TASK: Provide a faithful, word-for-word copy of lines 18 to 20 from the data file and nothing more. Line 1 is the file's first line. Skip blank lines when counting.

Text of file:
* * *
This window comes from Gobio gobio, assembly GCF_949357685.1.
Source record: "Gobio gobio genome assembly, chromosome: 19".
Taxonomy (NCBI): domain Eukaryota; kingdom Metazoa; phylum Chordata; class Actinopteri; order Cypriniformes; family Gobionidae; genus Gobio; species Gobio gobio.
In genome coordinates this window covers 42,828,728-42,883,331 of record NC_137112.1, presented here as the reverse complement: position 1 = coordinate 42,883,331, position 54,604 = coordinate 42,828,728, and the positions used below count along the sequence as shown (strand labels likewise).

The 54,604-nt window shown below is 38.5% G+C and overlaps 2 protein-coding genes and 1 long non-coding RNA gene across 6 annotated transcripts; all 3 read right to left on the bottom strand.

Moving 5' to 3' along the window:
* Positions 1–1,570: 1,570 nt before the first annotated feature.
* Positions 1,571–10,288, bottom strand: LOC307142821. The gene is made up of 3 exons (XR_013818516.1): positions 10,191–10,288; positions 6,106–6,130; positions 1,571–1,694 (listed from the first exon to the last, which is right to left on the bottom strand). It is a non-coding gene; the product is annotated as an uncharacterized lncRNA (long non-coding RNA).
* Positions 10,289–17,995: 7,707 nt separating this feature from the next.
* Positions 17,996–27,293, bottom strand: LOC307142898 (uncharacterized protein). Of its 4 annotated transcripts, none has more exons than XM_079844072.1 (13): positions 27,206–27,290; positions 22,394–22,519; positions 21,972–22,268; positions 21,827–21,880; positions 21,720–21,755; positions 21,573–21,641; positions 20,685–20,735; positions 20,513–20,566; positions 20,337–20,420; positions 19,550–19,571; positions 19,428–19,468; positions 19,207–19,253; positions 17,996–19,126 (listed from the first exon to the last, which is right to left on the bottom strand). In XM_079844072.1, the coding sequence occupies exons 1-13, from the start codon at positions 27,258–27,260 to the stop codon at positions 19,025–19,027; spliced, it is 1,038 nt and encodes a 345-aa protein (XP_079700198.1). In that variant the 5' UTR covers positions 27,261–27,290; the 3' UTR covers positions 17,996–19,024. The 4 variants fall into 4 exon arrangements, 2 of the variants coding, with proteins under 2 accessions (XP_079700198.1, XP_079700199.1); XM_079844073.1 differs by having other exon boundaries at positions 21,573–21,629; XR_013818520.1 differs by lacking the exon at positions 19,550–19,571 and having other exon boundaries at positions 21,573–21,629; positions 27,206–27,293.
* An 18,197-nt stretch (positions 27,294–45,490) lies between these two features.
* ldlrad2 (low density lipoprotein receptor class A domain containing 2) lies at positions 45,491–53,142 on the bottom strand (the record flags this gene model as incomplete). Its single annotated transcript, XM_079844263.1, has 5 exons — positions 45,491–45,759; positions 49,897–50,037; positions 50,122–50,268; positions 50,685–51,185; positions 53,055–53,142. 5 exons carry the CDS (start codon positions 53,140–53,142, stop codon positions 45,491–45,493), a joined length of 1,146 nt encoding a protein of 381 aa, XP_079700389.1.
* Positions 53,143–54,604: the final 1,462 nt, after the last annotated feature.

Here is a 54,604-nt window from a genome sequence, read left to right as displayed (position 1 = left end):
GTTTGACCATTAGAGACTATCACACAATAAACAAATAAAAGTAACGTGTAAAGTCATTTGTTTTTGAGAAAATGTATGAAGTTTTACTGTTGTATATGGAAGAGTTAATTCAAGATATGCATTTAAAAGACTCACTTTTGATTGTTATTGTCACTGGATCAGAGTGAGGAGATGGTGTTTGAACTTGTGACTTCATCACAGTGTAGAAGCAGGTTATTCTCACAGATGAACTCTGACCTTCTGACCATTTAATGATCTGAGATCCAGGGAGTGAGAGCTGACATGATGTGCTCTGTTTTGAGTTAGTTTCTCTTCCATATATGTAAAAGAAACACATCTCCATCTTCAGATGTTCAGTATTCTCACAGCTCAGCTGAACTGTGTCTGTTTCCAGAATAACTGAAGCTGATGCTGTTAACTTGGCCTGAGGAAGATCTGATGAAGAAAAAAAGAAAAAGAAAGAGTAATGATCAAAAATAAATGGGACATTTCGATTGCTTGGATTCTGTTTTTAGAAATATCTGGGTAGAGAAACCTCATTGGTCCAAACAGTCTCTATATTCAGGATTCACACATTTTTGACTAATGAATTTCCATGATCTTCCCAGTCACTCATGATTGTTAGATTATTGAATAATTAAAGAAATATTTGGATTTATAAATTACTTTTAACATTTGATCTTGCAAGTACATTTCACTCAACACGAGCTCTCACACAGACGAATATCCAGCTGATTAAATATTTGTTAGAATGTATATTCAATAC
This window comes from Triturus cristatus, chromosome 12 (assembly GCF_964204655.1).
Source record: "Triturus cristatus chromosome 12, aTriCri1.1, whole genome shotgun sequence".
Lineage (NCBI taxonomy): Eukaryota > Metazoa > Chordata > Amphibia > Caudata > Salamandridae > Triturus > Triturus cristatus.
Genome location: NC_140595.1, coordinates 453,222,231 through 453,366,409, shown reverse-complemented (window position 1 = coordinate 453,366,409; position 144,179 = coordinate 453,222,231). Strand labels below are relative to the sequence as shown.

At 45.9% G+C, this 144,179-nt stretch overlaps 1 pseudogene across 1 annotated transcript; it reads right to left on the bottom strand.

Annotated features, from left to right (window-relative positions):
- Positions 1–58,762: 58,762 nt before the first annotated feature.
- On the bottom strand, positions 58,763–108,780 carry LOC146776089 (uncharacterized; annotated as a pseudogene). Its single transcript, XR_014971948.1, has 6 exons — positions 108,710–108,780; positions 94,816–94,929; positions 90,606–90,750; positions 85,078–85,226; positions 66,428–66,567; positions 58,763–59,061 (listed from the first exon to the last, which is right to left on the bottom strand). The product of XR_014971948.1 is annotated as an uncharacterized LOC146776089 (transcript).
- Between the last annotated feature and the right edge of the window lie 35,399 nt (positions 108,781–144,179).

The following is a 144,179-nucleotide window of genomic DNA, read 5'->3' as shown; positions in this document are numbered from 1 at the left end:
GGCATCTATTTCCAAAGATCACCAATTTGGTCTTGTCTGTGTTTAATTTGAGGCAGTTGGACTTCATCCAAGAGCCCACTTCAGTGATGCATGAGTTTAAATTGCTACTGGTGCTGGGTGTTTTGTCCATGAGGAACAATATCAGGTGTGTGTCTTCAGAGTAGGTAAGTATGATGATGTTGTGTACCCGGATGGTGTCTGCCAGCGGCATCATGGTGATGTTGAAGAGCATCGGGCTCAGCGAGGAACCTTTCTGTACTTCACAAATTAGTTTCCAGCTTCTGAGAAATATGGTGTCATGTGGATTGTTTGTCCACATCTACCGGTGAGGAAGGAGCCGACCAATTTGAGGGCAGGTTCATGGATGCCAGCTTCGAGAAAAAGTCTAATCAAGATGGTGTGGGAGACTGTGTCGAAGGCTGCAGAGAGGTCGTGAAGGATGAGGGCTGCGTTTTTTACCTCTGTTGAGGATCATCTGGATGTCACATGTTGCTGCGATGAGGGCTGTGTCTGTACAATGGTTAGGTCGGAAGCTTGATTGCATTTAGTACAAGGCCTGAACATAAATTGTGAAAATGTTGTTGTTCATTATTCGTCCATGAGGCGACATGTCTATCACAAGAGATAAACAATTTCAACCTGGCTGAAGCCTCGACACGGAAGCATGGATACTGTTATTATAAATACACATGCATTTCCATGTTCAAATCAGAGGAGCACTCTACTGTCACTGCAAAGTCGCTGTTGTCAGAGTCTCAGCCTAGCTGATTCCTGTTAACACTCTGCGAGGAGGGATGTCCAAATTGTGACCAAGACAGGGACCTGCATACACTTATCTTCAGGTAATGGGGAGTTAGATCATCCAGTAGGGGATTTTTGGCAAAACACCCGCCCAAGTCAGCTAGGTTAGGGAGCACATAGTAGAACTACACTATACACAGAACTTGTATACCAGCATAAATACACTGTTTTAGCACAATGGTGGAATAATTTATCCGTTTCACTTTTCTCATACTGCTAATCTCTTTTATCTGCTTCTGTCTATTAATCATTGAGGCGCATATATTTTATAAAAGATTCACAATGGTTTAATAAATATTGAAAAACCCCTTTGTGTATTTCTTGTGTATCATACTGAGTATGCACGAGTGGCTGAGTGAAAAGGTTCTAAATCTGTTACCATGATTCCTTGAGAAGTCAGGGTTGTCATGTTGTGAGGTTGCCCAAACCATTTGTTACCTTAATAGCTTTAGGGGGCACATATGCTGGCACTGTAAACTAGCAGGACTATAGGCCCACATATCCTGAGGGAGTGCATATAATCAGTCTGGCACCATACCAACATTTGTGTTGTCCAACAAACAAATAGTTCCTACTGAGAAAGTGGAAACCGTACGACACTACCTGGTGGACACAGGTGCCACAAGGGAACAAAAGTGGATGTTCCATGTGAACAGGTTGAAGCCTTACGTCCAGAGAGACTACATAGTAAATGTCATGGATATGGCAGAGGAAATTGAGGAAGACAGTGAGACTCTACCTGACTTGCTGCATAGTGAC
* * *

Lineage (NCBI taxonomy): Eukaryota > Metazoa > Chordata > Amphibia > Caudata > Salamandridae > Triturus > Triturus cristatus.
Genome location: NC_140595.1, coordinates 453,222,231 through 453,366,409, shown reverse-complemented (window position 1 = coordinate 453,366,409; position 144,179 = coordinate 453,222,231). Strand labels below are relative to the sequence as shown.

At 45.9% G+C, this 144,179-nt stretch overlaps 1 pseudogene across 1 annotated transcript; it reads right to left on the bottom strand.